Wild guavas rained on us while hiking Iao Valley. Our gatherer instincts could not leave those precious tart gifts to rot on the ground and we came back, on the eve of our flight back, with around 50 yellow balls (and some smaller, soft, red gems otherwise known as strawberry guavas) in our bags. Having eaten a similar amount throughout the day (collecting vitamin C for the entire year), we looked for more original uses. Four guavas joined an apple banana and some milk and ice to make a heavenly smoothie, probably thanks, in part, to the high pectin levels present in guavas, but the real gem was the homemade jam we lovingly made of the rest.

After hours of cutting, spicing, mixing and cooking our jam, countless efforts to restore the stove to its original unsticky state and careful packing in several containers, our treasure was violently robbed from us at the airport as we had about a million times the allowed 3oz of gel-consistency substances allowed on board. I had to taste our baby goodbye into the trashcan next to soulless airport security employees; it was the best jam I ever tasted.

Of course, we had many more experiences of local flavor besides these fruit: avocados, macadamia nuts and coconuts, local fish (well-known mahi-mahi, fresh sashimi-grade ahi and fatty cream-colored walu), and locally-grown pineapple wine made in the island’s only winery (but don’t bother visiting if you expect Napa or Bordeaux), but one of the pleasant surprises was actually in the Maui Brewing Co brewpub in Kahana.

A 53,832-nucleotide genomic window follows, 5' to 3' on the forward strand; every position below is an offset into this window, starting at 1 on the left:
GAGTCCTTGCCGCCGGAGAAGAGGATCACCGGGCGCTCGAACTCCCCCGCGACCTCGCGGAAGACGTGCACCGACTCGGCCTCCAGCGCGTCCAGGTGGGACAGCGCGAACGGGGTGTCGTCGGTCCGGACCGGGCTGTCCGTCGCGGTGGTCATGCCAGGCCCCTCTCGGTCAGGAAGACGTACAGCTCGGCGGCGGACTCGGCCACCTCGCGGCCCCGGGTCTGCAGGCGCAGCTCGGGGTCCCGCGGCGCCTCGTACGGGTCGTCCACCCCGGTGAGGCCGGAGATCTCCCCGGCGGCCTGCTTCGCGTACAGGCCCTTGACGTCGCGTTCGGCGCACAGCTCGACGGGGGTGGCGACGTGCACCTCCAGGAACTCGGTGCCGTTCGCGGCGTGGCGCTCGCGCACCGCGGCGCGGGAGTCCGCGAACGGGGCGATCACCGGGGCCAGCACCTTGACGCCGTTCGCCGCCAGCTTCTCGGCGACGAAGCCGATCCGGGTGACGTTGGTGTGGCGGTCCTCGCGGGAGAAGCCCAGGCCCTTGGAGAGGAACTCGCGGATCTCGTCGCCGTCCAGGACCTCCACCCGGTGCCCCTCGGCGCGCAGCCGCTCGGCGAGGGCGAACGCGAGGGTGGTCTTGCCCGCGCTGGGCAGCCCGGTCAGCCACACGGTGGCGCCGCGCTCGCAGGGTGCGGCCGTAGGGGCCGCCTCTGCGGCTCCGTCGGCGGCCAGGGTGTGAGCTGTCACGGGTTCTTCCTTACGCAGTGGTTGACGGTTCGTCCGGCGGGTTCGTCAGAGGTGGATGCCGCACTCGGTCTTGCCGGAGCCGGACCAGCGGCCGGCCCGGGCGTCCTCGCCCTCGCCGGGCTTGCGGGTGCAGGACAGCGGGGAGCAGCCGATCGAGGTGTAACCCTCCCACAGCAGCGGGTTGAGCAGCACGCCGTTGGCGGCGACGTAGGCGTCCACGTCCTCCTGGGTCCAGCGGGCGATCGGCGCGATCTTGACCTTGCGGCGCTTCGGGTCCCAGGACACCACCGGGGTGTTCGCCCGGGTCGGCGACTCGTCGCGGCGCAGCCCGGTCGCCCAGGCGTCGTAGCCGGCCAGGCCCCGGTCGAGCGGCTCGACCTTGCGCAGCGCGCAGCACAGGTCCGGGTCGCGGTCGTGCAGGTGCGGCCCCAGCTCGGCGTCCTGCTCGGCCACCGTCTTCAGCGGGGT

We ordered 1oz samples of 11 beers: Mrs. Spectator picked them and I tried to identify them (blind in the epistemic sense) on the menu while we both munched on some edamame and grilled shrimps. All beers were quite easy to identify by their names and one-line descriptions. Santa’s Little Helper (7.0% ABV), Island Hopper Red (6.0% ABV) and Westside ESB (5.6% ABV) were quite hoppy but I was not too impressed. The Smoked Hemp was very bitter and the smokey finish wasn’t enough to make it interesting. Bikini Blonde (5.2%) was too watery and weak for my tastes and the Mango Weizen (6.6%) only slightly better but lacked any noticeable mango flavors to bring it above average. The Hot Blonde (5.2%) felt more like drinking cold weakly-carbonated tabasco than a beer. I did enjoy the KGB Imperial Stout (9.6% ABV) and its strong dark chocolate flavors and the sweet, floral, feminine and balanced Hibiscus Trippel (7.5% ABV). The best of all was the famous Coconut Porter (5.7%), an excellent beer with slightly sweet and rich coconut flavors. This one is well-worth the extra effort required to find it outside of Hawaii.

On the airplane, 30 minutes before landing on the mainland, we’re saying goodbye from Maui, drinking lukewarm tea from paper cups, snacking on mediocre chocolate-macadamia candy fabricated in Mexico for Hawaiian airlines, holding on to our sunny memories where our guava jam can still be found.